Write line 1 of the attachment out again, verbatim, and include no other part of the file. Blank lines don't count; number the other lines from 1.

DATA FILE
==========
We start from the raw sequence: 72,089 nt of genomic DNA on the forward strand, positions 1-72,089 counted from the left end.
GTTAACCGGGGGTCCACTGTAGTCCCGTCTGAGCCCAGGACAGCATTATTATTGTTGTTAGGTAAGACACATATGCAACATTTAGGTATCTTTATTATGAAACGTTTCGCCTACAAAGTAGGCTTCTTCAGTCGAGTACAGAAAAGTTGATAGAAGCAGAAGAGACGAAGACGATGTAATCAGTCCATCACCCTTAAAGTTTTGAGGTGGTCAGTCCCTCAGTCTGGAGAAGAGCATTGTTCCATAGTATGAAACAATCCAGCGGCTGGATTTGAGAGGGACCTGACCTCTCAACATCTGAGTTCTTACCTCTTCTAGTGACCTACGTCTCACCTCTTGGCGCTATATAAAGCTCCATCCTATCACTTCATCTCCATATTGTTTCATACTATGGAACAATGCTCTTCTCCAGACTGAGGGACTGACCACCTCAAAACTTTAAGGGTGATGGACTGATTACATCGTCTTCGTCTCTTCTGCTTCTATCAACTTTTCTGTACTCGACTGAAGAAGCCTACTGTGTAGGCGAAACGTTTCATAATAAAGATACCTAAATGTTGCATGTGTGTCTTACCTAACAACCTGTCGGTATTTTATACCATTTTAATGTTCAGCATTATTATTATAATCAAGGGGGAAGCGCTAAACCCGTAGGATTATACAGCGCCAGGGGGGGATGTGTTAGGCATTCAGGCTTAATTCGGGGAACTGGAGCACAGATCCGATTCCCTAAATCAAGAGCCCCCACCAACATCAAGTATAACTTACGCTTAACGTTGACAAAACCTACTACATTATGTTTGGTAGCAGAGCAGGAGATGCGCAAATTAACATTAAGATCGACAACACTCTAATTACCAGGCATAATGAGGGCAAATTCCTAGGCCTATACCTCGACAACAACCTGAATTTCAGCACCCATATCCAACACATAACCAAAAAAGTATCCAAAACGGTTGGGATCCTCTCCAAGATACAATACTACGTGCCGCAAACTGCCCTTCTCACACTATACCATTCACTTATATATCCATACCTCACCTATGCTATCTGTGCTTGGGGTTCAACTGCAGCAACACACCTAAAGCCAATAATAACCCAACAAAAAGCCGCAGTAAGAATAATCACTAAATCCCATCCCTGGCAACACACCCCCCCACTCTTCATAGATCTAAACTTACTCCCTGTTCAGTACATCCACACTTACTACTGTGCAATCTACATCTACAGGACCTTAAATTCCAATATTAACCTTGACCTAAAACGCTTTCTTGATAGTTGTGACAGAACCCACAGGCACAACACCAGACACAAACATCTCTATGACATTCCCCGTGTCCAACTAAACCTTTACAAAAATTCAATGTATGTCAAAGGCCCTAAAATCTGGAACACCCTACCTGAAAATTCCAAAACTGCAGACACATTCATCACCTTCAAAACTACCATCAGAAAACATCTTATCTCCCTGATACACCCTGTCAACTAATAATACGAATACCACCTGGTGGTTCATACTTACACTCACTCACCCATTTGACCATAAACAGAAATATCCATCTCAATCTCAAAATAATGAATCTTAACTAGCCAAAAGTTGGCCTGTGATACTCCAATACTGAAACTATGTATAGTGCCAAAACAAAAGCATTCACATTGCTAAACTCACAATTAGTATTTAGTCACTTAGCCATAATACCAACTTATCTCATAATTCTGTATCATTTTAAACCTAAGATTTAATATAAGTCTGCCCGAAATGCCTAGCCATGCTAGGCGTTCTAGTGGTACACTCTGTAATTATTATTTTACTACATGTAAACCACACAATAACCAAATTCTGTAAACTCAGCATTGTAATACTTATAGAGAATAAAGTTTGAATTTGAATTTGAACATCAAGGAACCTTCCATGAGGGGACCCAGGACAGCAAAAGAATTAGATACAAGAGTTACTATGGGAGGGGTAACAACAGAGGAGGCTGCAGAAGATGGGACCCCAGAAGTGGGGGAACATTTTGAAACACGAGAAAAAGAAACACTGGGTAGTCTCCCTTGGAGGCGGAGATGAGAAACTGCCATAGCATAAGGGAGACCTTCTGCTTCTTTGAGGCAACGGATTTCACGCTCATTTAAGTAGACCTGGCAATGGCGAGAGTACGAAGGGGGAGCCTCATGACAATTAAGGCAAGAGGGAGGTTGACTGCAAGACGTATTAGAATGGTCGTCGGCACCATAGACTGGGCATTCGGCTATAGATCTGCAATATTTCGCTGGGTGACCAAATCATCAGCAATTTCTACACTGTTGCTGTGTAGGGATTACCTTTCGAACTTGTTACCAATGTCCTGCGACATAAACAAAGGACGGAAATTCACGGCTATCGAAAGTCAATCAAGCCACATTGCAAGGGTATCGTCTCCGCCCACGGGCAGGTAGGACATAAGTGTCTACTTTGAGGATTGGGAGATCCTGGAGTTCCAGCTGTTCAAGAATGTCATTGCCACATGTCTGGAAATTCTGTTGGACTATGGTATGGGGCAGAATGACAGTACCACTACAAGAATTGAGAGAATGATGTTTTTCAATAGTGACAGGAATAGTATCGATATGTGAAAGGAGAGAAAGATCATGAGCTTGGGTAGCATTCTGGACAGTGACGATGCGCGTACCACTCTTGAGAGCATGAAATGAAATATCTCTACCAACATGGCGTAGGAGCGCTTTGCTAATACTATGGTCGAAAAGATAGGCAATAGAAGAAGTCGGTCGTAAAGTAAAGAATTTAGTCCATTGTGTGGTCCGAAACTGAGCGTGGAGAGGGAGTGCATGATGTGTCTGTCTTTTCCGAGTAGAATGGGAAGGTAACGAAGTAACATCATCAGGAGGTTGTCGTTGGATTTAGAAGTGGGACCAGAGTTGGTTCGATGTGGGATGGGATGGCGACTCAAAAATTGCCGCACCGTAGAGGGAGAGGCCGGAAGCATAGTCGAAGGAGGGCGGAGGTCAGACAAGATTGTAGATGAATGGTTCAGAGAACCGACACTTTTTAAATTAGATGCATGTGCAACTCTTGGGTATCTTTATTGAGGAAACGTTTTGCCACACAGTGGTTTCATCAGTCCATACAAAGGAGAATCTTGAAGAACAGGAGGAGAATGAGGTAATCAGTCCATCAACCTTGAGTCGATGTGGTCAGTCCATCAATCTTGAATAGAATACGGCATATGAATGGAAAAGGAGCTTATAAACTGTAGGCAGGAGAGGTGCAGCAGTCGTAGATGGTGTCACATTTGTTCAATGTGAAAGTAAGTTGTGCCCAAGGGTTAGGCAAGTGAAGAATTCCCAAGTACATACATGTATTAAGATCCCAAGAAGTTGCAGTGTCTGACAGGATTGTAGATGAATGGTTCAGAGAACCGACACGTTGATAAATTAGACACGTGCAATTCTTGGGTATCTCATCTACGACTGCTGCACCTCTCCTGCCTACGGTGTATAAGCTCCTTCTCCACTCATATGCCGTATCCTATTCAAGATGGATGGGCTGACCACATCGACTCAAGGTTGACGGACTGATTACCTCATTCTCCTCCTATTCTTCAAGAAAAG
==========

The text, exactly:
We start from the raw sequence: 72,089 nt of genomic DNA on the forward strand, positions 1-72,089 counted from the left end.